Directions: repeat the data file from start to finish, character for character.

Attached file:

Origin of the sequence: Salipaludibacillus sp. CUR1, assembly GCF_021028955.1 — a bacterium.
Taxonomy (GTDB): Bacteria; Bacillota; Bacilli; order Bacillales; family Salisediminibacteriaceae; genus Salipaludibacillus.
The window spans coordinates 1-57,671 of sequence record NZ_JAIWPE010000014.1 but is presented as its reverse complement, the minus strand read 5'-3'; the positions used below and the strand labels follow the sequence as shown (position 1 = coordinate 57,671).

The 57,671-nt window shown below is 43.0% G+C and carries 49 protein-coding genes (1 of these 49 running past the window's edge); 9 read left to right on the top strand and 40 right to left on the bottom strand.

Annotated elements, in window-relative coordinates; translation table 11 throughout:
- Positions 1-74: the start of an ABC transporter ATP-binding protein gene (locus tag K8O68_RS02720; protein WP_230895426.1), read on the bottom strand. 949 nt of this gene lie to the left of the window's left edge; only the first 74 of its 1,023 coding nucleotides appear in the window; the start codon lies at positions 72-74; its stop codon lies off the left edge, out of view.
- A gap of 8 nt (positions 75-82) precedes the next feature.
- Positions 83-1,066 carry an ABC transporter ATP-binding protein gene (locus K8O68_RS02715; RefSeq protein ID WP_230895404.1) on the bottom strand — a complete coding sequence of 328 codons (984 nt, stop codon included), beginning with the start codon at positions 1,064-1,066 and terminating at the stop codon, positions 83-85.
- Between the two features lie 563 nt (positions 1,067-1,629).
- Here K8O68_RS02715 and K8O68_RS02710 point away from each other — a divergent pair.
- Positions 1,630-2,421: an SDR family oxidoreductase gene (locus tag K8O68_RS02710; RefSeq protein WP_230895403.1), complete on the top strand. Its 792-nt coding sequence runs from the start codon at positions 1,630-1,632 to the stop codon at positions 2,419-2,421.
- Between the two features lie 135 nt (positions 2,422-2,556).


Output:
Origin of the sequence: Salipaludibacillus sp. CUR1, assembly GCF_021028955.1 — a bacterium.
Taxonomy (GTDB): Bacteria; Bacillota; Bacilli; order Bacillales; family Salisediminibacteriaceae; genus Salipaludibacillus.
The window spans coordinates 1-57,671 of sequence record NZ_JAIWPE010000014.1 but is presented as its reverse complement, the minus strand read 5'-3'; the positions used below and the strand labels follow the sequence as shown (position 1 = coordinate 57,671).

The 57,671-nt window shown below is 43.0% G+C and carries 49 protein-coding genes (1 of these 49 running past the window's edge); 9 read left to right on the top strand and 40 right to left on the bottom strand.

Annotated elements, in window-relative coordinates; translation table 11 throughout:
- Positions 1-74: the start of an ABC transporter ATP-binding protein gene (locus tag K8O68_RS02720; protein WP_230895426.1), read on the bottom strand. 949 nt of this gene lie to the left of the window's left edge; only the first 74 of its 1,023 coding nucleotides appear in the window; the start codon lies at positions 72-74; its stop codon lies off the left edge, out of view.
- A gap of 8 nt (positions 75-82) precedes the next feature.
- Positions 83-1,066 carry an ABC transporter ATP-binding protein gene (locus K8O68_RS02715; RefSeq protein ID WP_230895404.1) on the bottom strand — a complete coding sequence of 328 codons (984 nt, stop codon included), beginning with the start codon at positions 1,064-1,066 and terminating at the stop codon, positions 83-85.
- Between the two features lie 563 nt (positions 1,067-1,629).
- Here K8O68_RS02715 and K8O68_RS02710 point away from each other — a divergent pair.
- Positions 1,630-2,421: an SDR family oxidoreductase gene (locus tag K8O68_RS02710; RefSeq protein WP_230895403.1), complete on the top strand. Its 792-nt coding sequence runs from the start codon at positions 1,630-1,632 to the stop codon at positions 2,419-2,421.
- Between the two features lie 135 nt (positions 2,422-2,556).